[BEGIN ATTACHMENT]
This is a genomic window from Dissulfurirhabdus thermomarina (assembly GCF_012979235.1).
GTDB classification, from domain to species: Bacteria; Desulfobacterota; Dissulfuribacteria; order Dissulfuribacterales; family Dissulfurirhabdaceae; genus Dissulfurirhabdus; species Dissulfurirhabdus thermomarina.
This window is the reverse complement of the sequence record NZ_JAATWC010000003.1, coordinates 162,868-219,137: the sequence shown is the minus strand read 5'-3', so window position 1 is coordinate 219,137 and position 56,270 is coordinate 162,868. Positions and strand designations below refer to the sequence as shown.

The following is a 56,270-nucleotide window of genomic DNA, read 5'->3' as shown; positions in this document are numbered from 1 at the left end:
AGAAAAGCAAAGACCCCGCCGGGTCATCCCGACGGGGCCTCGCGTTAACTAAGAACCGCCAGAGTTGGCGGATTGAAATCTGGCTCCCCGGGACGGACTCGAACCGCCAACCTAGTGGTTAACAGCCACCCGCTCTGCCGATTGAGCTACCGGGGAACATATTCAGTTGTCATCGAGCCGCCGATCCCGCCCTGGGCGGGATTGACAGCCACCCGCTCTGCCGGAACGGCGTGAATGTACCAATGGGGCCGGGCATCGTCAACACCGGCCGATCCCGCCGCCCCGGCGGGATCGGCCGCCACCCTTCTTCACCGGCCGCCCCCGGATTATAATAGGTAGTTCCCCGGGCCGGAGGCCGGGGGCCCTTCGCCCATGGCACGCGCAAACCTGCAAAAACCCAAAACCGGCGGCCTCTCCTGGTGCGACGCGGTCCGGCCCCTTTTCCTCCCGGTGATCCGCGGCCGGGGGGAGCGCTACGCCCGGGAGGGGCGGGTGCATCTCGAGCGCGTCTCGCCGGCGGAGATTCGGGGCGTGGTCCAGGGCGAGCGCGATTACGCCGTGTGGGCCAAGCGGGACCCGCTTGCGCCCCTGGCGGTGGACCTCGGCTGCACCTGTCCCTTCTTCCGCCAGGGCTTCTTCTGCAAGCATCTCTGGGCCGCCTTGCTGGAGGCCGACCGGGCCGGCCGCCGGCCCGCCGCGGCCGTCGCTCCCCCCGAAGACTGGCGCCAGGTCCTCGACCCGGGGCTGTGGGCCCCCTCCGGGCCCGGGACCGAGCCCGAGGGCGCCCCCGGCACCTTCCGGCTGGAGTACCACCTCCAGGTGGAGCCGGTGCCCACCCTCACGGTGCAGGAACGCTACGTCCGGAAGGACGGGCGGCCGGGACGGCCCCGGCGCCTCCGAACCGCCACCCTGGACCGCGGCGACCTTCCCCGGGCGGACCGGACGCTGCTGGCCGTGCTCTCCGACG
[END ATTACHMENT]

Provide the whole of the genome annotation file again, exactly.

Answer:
This is a genomic window from Dissulfurirhabdus thermomarina (assembly GCF_012979235.1).
GTDB classification, from domain to species: Bacteria; Desulfobacterota; Dissulfuribacteria; order Dissulfuribacterales; family Dissulfurirhabdaceae; genus Dissulfurirhabdus; species Dissulfurirhabdus thermomarina.
This window is the reverse complement of the sequence record NZ_JAATWC010000003.1, coordinates 162,868-219,137: the sequence shown is the minus strand read 5'-3', so window position 1 is coordinate 219,137 and position 56,270 is coordinate 162,868. Positions and strand designations below refer to the sequence as shown.

The following is a 56,270-nucleotide window of genomic DNA, read 5'->3' as shown; positions in this document are numbered from 1 at the left end:
AGAAAAGCAAAGACCCCGCCGGGTCATCCCGACGGGGCCTCGCGTTAACTAAGAACCGCCAGAGTTGGCGGATTGAAATCTGGCTCCCCGGGACGGACTCGAACCGCCAACCTAGTGGTTAACAGCCACCCGCTCTGCCGATTGAGCTACCGGGGAACATATTCAGTTGTCATCGAGCCGCCGATCCCGCCCTGGGCGGGATTGACAGCCACCCGCTCTGCCGGAACGGCGTGAATGTACCAATGGGGCCGGGCATCGTCAACACCGGCCGATCCCGCCGCCCCGGCGGGATCGGCCGCCACCCTTCTTCACCGGCCGCCCCCGGATTATAATAGGTAGTTCCCCGGGCCGGAGGCCGGGGGCCCTTCGCCCATGGCACGCGCAAACCTGCAAAAACCCAAAACCGGCGGCCTCTCCTGGTGCGACGCGGTCCGGCCCCTTTTCCTCCCGGTGATCCGCGGCCGGGGGGAGCGCTACGCCCGGGAGGGGCGGGTGCATCTCGAGCGCGTCTCGCCGGCGGAGATTCGGGGCGTGGTCCAGGGCGAGCGCGATTACGCCGTGTGGGCCAAGCGGGACCCGCTTGCGCCCCTGGCGGTGGACCTCGGCTGCACCTGTCCCTTCTTCCGCCAGGGCTTCTTCTGCAAGCATCTCTGGGCCGCCTTGCTGGAGGCCGACCGGGCCGGCCGCCGGCCCGCCGCGGCCGTCGCTCCCCCCGAAGACTGGCGCCAGGTCCTCGACCCGGGGCTGTGGGCCCCCTCCGGGCCCGGGACCGAGCCCGAGGGCGCCCCCGGCACCTTCCGGCTGGAGTACCACCTCCAGGTGGAGCCGGTGCCCACCCTCACGGTGCAGGAACGCTACGTCCGGAAGGACGGGCGGCCGGGACGGCCCCGGCGCCTCCGAACCGCCACCCTGGACCGCGGCGACCTTCCCCGGGCGGACCGGACGCTGCTGGCCGTGCTCTCCGACG